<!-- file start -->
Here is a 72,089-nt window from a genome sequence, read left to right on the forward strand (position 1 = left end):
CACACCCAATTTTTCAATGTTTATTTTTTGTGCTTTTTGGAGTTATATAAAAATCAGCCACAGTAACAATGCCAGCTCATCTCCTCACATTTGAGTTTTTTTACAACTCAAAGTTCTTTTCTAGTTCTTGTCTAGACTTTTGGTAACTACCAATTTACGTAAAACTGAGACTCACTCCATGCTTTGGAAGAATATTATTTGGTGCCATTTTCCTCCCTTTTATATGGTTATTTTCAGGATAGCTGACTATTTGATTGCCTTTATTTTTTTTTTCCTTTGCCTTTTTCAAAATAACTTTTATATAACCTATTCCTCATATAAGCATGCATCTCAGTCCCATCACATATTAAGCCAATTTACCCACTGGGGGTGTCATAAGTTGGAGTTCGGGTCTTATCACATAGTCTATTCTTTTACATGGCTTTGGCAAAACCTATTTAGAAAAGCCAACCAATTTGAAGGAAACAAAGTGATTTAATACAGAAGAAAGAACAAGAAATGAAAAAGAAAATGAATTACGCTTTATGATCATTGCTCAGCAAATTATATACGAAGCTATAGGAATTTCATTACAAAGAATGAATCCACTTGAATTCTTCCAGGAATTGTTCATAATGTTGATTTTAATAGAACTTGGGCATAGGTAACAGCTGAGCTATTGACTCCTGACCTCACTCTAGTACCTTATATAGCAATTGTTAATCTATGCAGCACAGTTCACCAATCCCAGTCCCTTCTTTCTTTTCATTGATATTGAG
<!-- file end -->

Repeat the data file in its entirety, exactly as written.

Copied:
Here is a 72,089-nt window from a genome sequence, read left to right on the forward strand (position 1 = left end):
CACACCCAATTTTTCAATGTTTATTTTTTGTGCTTTTTGGAGTTATATAAAAATCAGCCACAGTAACAATGCCAGCTCATCTCCTCACATTTGAGTTTTTTTACAACTCAAAGTTCTTTTCTAGTTCTTGTCTAGACTTTTGGTAACTACCAATTTACGTAAAACTGAGACTCACTCCATGCTTTGGAAGAATATTATTTGGTGCCATTTTCCTCCCTTTTATATGGTTATTTTCAGGATAGCTGACTATTTGATTGCCTTTATTTTTTTTTTCCTTTGCCTTTTTCAAAATAACTTTTATATAACCTATTCCTCATATAAGCATGCATCTCAGTCCCATCACATATTAAGCCAATTTACCCACTGGGGGTGTCATAAGTTGGAGTTCGGGTCTTATCACATAGTCTATTCTTTTACATGGCTTTGGCAAAACCTATTTAGAAAAGCCAACCAATTTGAAGGAAACAAAGTGATTTAATACAGAAGAAAGAACAAGAAATGAAAAAGAAAATGAATTACGCTTTATGATCATTGCTCAGCAAATTATATACGAAGCTATAGGAATTTCATTACAAAGAATGAATCCACTTGAATTCTTCCAGGAATTGTTCATAATGTTGATTTTAATAGAACTTGGGCATAGGTAACAGCTGAGCTATTGACTCCTGACCTCACTCTAGTACCTTATATAGCAATTGTTAATCTATGCAGCACAGTTCACCAATCCCAGTCCCTTCTTTCTTTTCATTGATATTGAG